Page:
Ups and Downs for the Week of Dec. 16-20

This is a partial transcript from The Beltway Boys, December 21, that has been edited for clarity. Click here to order the complete transcript.

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MORT KONDRACKE, CO-HOST: OK, let's go to the Ups and Downs .

DOWN: Incoming House minority leader Nancy Pelosi

Just minutes after Trent Lott dropped out, Pelosi leveled a new explosive charge against the GOP. It's not just Lott who is a racist, it's the whole party. Watch this.


REP. NANCY PELOSI (D-CA), MINORITY LEADER: We just came through an election, and in some states, like the state of Georgia, the Confederate flag was an issue, and it was an issue that was exploited by the Republicans to defeat Democrats to the United States Senate, for Congress, and for the important position of governor of that state.

So while Senator Lott stepping down is an important step, a message that the Republicans are putting forth, there's a great deal of work to be done in our country.


FRED BARNES, CO-HOST: Mort...wait a minute, that is race-baiting. I mean...there's no other, other thing to call it. And race-baiting is now largely the work of Democrats. It was not only Nancy Pelosi, it was Hillary Clinton saying, you know, what Lott said in public, Republicans in the back roads are privately all saying the same thing. Bill Clinton got in on it, Terry McAuliffe, the Democratic National Chairman, you know, calling Republicans racists, and then Tom Daschle as well, or at least suggesting that.

This Georgia stuff is a complete canard. Republicans did not run on the flag at all, their gubernatorial candidate, and the flag had been an issue in that race. He wasn't using it. He never brought it up, wasn't in his stump speeches, no ads. It wasn't in brochures, wasn't in direct mail. The Republican Party had never endorsed the Confederate flag.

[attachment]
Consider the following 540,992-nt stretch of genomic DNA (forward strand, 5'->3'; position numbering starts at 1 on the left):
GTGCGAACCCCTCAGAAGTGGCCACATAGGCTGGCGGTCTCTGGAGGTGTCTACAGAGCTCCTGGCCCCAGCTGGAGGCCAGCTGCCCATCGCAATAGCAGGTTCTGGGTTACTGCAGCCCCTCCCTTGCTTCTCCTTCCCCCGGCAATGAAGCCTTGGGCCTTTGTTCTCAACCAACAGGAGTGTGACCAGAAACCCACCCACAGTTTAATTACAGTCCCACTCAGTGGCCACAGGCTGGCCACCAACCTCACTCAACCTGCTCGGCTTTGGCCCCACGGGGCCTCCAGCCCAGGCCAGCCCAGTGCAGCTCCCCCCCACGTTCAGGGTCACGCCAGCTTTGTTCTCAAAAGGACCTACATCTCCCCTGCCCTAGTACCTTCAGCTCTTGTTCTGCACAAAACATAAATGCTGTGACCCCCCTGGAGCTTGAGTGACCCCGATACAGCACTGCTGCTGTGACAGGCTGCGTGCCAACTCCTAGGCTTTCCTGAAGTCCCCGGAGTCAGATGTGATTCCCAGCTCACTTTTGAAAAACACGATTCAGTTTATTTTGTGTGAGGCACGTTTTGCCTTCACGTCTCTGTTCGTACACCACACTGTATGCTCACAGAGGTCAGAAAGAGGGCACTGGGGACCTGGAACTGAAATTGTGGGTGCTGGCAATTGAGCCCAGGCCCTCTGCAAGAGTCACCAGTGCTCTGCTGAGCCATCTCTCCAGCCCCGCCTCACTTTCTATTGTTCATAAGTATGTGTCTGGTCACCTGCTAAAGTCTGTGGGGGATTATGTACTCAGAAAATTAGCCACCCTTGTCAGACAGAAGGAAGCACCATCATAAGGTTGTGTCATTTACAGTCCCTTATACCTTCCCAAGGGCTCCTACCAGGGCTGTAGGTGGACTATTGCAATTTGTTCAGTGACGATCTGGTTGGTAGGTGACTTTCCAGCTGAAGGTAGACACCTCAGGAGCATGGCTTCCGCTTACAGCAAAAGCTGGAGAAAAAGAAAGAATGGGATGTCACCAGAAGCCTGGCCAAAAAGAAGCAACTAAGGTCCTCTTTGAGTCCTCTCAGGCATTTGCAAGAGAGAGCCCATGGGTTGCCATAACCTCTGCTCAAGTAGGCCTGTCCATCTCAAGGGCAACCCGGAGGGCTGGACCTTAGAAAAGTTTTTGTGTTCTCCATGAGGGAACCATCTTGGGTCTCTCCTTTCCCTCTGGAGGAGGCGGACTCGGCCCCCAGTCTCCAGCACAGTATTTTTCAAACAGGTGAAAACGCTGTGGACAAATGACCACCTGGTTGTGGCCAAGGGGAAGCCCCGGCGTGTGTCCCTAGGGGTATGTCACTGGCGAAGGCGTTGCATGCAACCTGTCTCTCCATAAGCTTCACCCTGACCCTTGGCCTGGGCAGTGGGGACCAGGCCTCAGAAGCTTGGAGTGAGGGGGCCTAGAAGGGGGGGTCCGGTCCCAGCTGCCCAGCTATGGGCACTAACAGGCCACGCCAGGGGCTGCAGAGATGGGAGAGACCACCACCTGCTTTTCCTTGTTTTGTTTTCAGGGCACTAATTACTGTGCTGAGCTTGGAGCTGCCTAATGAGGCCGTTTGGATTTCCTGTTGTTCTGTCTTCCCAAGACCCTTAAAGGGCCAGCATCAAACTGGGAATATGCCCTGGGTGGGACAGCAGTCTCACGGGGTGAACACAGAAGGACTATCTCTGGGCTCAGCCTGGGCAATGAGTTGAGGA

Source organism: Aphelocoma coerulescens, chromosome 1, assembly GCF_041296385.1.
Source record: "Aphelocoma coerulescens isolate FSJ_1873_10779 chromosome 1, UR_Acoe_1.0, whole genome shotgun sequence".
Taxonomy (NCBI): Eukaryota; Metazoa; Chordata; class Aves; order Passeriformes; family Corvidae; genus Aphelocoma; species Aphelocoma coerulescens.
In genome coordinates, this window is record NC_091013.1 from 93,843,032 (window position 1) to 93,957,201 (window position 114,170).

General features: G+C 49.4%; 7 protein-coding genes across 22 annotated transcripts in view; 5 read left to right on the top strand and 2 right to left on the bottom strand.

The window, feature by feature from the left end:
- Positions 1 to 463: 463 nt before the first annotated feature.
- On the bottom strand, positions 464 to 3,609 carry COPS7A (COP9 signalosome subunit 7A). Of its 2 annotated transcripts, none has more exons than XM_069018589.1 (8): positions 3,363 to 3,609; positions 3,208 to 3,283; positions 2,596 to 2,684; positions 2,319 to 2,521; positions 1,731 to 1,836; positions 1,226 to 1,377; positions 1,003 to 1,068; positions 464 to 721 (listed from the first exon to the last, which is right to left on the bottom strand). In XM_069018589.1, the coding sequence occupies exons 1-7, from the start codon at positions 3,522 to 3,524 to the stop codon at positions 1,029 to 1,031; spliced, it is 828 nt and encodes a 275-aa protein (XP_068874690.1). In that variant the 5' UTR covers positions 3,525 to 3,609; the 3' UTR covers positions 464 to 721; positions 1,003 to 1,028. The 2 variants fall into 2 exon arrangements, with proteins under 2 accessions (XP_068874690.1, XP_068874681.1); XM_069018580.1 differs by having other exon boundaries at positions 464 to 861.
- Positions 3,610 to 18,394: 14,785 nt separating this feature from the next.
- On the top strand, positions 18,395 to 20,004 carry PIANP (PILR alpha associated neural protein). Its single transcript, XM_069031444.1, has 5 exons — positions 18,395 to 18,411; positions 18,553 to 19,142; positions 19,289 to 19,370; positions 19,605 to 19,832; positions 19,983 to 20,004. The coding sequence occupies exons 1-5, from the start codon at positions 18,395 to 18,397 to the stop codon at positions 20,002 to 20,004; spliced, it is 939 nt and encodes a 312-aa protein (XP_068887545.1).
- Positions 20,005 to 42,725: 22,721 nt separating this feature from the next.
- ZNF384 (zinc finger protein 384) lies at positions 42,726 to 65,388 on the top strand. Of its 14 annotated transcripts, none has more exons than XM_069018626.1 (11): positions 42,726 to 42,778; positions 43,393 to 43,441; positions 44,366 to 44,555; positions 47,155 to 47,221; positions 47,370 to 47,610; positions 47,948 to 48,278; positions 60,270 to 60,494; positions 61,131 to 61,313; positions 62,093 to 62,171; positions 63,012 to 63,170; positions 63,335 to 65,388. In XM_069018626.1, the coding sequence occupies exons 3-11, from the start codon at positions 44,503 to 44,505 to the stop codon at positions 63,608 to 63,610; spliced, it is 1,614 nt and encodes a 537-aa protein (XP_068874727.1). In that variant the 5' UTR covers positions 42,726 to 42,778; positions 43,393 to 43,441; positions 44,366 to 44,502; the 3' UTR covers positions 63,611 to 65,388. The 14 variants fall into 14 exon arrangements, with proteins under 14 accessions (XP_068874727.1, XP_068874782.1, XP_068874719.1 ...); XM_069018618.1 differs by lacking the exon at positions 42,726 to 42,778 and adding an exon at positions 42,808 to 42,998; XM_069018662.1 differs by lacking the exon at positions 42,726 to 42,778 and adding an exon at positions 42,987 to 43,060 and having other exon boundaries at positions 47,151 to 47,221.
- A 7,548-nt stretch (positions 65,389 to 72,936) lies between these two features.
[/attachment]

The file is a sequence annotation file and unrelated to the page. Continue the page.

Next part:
It is nonsense. It is just another excuse by the Democrats for their poor performance on November 5. Their response to that election is the least graceful of any party I've ever seen.

KONDRACKE: Now, look, you, you simply can't deny, and I hope you don't deny, that there is a paleoracist strain in the...OK, but it, but it still, it still exists, I...

BARNES: Strom Thurmond's retiring.

KONDRACKE: Yes, I know, but, you know, and there were, you know, scurrilous pamphlets in the, in the 2000 primaries in South Carolina and stuff like that.

BARNES: Yes, but they don't know whether -- who put those out.

KONDRACKE: We don't know put it.... But they were still in the Republican Party.

Anyway, you know, I think that the, that the Democrats are losing credibility by claiming that the, that the entire Republican Party, or implying that the entire Republican Party is built on racism. I mean, at one time, it -- the resurgence of the Republican Party in the South was built largely on, on racial...supremacy, but part...but, but that's over. And every time you see...

BARNES: Yes, yes.

KONDRACKE: ... a picture of President Bush with Colin Powell and Condoleezza Rice, it is a...


KONDRACKE: ... it's a rebuke...


KONDRACKE: ... to this Republican, to this Democratic tactic.

BARNES: Indeed.

UP: Sen. Joe Lieberman, D-Conn. 

BARNES: With Al Gore out of the picture, Lieberman's free to explore his presidential ambitions, and emerges as an early front-runner and the only centrist in an increasingly crowded Democratic field.